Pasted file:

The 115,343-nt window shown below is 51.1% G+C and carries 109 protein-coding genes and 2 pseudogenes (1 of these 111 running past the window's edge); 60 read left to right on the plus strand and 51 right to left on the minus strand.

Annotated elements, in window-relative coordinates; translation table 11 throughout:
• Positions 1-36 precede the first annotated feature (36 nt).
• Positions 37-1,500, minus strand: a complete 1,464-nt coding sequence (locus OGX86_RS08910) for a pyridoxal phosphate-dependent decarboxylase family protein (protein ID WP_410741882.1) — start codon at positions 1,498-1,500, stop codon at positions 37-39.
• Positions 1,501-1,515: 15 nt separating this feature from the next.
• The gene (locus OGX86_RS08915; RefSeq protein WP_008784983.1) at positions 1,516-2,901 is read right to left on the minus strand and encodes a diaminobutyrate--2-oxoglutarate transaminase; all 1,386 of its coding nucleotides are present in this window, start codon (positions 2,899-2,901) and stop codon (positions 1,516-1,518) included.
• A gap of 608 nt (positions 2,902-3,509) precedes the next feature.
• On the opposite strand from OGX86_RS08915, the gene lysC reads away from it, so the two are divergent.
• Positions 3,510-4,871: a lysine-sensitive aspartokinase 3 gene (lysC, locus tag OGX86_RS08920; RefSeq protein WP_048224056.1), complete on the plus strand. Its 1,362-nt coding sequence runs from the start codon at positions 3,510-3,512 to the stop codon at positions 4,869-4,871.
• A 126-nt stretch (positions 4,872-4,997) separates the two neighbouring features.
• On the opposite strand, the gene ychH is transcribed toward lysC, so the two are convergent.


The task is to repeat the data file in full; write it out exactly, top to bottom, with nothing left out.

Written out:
The 115,343-nt window shown below is 51.1% G+C and carries 109 protein-coding genes and 2 pseudogenes (1 of these 111 running past the window's edge); 60 read left to right on the plus strand and 51 right to left on the minus strand.

Annotated elements, in window-relative coordinates; translation table 11 throughout:
• Positions 1-36 precede the first annotated feature (36 nt).
• Positions 37-1,500, minus strand: a complete 1,464-nt coding sequence (locus OGX86_RS08910) for a pyridoxal phosphate-dependent decarboxylase family protein (protein ID WP_410741882.1) — start codon at positions 1,498-1,500, stop codon at positions 37-39.
• Positions 1,501-1,515: 15 nt separating this feature from the next.
• The gene (locus OGX86_RS08915; RefSeq protein WP_008784983.1) at positions 1,516-2,901 is read right to left on the minus strand and encodes a diaminobutyrate--2-oxoglutarate transaminase; all 1,386 of its coding nucleotides are present in this window, start codon (positions 2,899-2,901) and stop codon (positions 1,516-1,518) included.
• A gap of 608 nt (positions 2,902-3,509) precedes the next feature.
• On the opposite strand from OGX86_RS08915, the gene lysC reads away from it, so the two are divergent.
• Positions 3,510-4,871: a lysine-sensitive aspartokinase 3 gene (lysC, locus tag OGX86_RS08920; RefSeq protein WP_048224056.1), complete on the plus strand. Its 1,362-nt coding sequence runs from the start codon at positions 3,510-3,512 to the stop codon at positions 4,869-4,871.
• A 126-nt stretch (positions 4,872-4,997) separates the two neighbouring features.
• On the opposite strand, the gene ychH is transcribed toward lysC, so the two are convergent.